Labour Two Points Ahead and Voters Divided on Brexit
Our latest Poll for the Mail on Sunday.
- Labour are two points ahead of the Conservatives, with the parties on 41% and 39%, respectively
- Majority of public still say Theresa May should resign, by 45% to 40%
- Voters are divided on the nuanced choices of Brexit: 34% say we should leave the customs union, 24% say we should pay for access to it, 27% say we should stop Brexit altogether and 15% say don’t know
- There is steady support for a referendum on any EU deal, with 46% in favour and 39% against
Sample size: 1,024
Fieldwork dates: 14th – 15th July 2017
Method: UK adults ages 18+ surveyed online
Full tables available here.
Our latest poll for the Mail on Sunday has further tracked public opinion on the state of the parties and on Brexit.
State of the Parties
Lab 41% (-4); CON 39% (NC); LD 8% (+1); UKIP 6%* (+2); Others 6% (+1)
Voters are still split on how they would vote if there was a rerun of 2016’s EU referendum, with 48% saying they would vote leave, 47% remain and 5% undecided.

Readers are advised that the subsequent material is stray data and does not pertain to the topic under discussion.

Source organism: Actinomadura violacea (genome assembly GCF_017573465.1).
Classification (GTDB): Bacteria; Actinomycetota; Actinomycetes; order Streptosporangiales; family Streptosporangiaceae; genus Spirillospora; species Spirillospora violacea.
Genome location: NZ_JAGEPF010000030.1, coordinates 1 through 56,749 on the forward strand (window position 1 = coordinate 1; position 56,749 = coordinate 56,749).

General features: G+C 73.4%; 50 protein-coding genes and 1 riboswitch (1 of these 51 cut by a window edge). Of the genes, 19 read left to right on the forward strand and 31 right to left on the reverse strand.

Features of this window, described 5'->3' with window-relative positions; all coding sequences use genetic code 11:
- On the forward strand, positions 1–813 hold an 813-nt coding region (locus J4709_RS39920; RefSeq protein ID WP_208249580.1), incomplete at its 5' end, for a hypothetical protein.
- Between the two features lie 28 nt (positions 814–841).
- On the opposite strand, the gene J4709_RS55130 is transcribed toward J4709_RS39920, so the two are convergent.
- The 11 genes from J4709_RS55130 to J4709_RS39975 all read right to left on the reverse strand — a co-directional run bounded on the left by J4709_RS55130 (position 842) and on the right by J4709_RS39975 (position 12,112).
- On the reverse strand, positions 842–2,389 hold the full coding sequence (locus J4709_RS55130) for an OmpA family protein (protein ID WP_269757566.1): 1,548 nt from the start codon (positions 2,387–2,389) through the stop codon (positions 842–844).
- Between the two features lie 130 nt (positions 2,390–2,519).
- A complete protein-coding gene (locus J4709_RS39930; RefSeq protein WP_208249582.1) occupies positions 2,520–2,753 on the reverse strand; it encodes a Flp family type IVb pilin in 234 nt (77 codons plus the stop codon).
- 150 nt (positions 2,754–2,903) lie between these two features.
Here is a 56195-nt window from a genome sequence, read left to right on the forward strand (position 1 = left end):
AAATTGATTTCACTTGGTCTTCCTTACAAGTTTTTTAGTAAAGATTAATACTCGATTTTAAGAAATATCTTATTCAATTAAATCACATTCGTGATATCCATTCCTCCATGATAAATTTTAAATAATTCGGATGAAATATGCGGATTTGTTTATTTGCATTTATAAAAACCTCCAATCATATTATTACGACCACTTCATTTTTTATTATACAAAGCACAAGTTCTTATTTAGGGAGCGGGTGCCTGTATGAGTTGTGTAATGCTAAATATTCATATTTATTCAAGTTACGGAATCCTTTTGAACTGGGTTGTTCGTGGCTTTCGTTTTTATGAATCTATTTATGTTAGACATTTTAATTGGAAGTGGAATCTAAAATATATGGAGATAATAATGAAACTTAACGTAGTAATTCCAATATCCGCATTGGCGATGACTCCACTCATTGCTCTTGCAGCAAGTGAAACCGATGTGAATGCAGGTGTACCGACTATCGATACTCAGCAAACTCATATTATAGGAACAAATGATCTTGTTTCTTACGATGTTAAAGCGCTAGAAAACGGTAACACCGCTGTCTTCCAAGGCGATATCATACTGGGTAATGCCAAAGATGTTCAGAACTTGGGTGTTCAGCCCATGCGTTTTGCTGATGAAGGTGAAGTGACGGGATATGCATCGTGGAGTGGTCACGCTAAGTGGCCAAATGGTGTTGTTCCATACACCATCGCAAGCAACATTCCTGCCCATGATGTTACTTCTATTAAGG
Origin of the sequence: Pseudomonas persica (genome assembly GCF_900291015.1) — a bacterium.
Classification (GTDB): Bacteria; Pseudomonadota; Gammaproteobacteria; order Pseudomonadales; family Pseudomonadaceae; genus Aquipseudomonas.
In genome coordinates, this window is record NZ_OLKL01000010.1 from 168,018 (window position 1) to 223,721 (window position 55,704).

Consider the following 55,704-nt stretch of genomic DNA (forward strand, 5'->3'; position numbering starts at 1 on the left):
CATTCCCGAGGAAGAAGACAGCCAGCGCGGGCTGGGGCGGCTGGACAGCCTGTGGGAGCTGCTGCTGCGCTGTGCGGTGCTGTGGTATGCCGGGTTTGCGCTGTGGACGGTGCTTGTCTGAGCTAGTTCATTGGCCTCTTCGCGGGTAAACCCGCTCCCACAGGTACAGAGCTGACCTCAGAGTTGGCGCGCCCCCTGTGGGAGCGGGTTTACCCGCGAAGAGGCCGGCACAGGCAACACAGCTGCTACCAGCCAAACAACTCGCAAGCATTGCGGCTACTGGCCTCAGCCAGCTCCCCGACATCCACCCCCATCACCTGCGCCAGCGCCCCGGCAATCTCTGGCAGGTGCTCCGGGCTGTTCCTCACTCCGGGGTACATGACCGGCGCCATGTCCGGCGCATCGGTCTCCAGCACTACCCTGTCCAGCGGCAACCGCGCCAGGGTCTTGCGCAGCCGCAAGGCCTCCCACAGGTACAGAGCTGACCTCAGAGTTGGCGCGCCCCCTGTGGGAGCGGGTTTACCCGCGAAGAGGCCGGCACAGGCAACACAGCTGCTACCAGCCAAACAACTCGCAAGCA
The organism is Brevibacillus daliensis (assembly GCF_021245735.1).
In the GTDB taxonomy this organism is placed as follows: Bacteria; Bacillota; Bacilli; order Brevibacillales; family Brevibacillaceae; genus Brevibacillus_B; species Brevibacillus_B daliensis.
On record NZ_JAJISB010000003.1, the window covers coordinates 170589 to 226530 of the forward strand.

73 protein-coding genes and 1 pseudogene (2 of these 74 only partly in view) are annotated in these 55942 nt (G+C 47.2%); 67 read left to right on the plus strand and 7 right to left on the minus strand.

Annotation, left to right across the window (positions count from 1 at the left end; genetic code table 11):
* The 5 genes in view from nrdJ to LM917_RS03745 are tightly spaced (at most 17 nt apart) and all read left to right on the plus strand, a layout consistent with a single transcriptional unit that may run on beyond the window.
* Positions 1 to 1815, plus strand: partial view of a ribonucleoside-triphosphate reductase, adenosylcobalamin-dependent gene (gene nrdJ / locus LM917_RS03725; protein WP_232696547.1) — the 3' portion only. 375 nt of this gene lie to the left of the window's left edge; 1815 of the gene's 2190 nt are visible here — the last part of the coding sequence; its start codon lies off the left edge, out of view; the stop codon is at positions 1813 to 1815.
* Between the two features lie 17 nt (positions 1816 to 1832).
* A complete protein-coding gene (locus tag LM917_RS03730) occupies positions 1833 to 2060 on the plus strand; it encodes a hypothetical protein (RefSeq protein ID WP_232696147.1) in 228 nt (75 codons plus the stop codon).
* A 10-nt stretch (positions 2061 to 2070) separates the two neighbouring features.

If there were another referendum on the UK’s membership of the EU, how would you vote?
(With undecided removed)
Leave 50% (+1)
Remain 50% (-1)
Voters still say they would trust Theresa May over Jeremy Corbyn to deliver the best Brexit Deal, by 42% to 33%.
And Theresa May is still described by most, 43%, as the best Prime Minister. Jeremy Corbyn is seen as best by 35%.
Who should replace May?
We also asked voters their top choices to replace Theresa May from the Conservative front benches, and who they thought would be most likely to secure a good Brexit deal.
|Boris Johnson||David Davis||Amber Rudd||Philip Hammond||Don't know|
|Which would you most like to replace her?||22%||15%||6%||12%||46%|
|Which would be most likely to secure a good Brexit deal?||19%||18%||7%||12%||44%|
Other topics covered in the polling include: perceptions of Brexit negotiations and public opinion of the UK’s prospects after EU exit.
* In this poll those who chose UKIP were not amended. Our general election polling however reallocated UKIP voters to their second preference vote (or decision to not to vote) in their constituency, if UKIP were not standing in their constituency.
Survation interviewed 1,024 UK adults online between the 14th – 15th July. Survation is a member of the British Polling Council and abides by its rules. You can sign up to our press release list here.